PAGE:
Third, the Nafi` meant above is Abu Bakrah's half-brother, Nafi` ibn al-Harith ibn Kalada al-Thaqafi who is NOT a hadith transmitter except for a lone hadith transmitted by him in Ibn Sa`d, much less a major one, - much less in Malik or al-Bukhari as the same poster also seemed to suspect, but later he seems to have changed his mind.

More on the claim about the early Hanafis. Hanafi texts and practice in the first three centuries of Islam show that they accepted the hadiths of Abu Bakrah (who is by the way among the Fuqaha and Ahl al-Fatwa of the Companions in whose time *extremely few of whom* were more knowledgeable than him contrary to the claim made on zaytuna.org, x L 20120703 .

Al-Sarakhsi in his Usul does mention a report from Abu Hanifa to the effect that someone in Abu Bakrah's case cannot report hadith but he questions that report because it contradicts what he calls "the predominant position of our School":

"The repentant one after having suffered the penalty for leveling a rejected charge of fornication (al-mahdud fil-qadhf), in the transmission of reports, is like anyone else according to the predominant position of our School (zahir al-madhhab). For Abu Bakrah - Allah be well-pleased with him - is an accepted reporter (maqbul al-khabar) and no one busied themselves checking the dates of his reports to see whether he was reporting after the sentence was carried out against him or before, as opposed to [his] testimony. For the rejection of his testimony is part of the completion of his penalty. This is firmly established by textual stipulation [i.e. the Qur'anic verse] while *the narration of reports does not have the same meaning as testimonies.* Do you not see that women cannot witness over penalties at all? Yet their narration in the chapter of penalties is the same as the narration of men. And [contrary to this], in the narration of al-Hasan [ibn Zyad al-Lu'lu'i] from Abu Hanifa - Allah be well-pleased with both of them: The repentant one after having suffered the penalty for leveling a rejected charge of fornication is not an acceptable reporter." Usul al-Sarakhsi (p. 354-355).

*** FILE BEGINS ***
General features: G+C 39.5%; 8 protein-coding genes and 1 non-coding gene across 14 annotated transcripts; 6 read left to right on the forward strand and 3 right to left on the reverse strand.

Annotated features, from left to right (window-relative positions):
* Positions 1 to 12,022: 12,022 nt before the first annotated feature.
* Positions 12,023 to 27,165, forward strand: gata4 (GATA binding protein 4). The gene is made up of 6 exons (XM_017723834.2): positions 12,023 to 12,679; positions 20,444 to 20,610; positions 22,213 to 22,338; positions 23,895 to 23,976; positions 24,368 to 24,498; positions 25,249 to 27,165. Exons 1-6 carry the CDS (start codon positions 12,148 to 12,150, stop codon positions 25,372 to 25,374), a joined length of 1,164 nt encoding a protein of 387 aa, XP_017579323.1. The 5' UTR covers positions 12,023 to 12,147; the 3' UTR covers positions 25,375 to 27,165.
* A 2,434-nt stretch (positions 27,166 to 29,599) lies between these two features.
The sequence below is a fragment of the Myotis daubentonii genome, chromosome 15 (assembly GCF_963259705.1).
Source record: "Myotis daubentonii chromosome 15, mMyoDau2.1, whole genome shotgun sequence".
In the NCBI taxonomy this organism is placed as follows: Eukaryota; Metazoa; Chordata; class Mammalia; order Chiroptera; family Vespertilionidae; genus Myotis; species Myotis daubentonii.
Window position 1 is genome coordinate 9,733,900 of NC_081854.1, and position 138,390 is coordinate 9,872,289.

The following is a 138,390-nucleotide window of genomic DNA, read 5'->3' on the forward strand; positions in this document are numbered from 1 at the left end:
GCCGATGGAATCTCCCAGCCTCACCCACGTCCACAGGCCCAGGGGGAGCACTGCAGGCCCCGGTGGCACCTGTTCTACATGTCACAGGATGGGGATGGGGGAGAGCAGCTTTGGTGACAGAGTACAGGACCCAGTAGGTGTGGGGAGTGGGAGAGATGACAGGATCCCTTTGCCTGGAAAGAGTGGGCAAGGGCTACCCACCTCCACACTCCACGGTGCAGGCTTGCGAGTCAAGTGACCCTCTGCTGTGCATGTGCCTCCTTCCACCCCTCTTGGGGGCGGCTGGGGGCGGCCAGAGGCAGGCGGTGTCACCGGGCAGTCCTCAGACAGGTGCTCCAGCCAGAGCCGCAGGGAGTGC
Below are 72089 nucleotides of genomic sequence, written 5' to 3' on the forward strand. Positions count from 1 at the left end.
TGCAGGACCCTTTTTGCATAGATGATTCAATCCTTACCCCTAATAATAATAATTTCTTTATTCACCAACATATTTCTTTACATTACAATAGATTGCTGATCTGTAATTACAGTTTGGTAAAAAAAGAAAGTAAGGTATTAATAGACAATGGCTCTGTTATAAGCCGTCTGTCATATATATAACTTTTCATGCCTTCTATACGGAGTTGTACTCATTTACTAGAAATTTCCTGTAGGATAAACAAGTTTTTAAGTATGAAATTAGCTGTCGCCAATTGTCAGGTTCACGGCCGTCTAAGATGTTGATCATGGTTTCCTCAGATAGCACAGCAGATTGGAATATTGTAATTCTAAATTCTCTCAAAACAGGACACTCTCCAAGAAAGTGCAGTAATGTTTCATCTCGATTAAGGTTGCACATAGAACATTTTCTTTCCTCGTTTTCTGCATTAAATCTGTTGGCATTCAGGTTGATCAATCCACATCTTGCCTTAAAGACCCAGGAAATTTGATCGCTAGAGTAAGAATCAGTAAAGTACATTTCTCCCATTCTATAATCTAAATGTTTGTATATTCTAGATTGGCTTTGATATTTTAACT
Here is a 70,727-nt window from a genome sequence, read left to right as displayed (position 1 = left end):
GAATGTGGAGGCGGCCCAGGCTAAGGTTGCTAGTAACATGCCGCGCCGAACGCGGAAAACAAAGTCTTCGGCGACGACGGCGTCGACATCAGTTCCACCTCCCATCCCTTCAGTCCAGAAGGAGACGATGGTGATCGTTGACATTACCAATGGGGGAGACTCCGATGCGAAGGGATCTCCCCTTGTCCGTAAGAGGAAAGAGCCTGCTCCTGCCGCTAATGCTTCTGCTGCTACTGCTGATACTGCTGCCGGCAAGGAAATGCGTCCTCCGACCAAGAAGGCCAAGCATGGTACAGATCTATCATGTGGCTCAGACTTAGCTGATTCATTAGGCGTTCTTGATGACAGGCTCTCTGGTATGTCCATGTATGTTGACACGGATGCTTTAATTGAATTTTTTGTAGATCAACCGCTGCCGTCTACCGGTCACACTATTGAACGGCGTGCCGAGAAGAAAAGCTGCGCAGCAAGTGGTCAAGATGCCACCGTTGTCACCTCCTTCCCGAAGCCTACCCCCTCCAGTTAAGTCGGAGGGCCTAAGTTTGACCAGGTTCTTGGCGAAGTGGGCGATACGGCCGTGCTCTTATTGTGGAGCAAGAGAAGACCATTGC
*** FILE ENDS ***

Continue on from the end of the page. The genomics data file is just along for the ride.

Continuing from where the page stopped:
But Abu Hanifa's practice belies that he ever said the above since he narrated from Abu Bakrah as did his early and late Companions. All of the following narrate Abu Bakrah's hadiths: Abu Hanifa in his Musnads, Muhammad ibn al-Hasan in the Muwatta' and the Hujja, Zufar in al-Tabarani's Awsat, Waki` ibn al-Jarrah in Ahmad's Musnad, Yahya ibn Ma`in (a fanatic Hanafi) in Muntaqa Ibn al-Jarud (a book of exclusively sahih reports), Yahya ibn Sa`id al-Qattan in Ahmad's Musnad, al-Tahawi in his books....

All those early Hanafis were certainly aware that the Sahaba one and all accepted the riwaya of Abu Bakrah and so did they. What "some early Hanafis" did or said otherwise. Apparently no one known to al-Sarakhsi in al-Mabsut, nor to al-Kasani in Bada'i` al-Sana'i`, nor to Ibn al-Humam in Fath al-Qadir and Tahrir al-Usul. All of them explicitly concurred that the Sahaba accepted the riwaya of Abu Bakrah while al-Kasani went on to explain, like al-Sarakhsi: "because bearing testimony is different from reporting."

The late School in this respect echoes the above position. [From Musa W Furber]: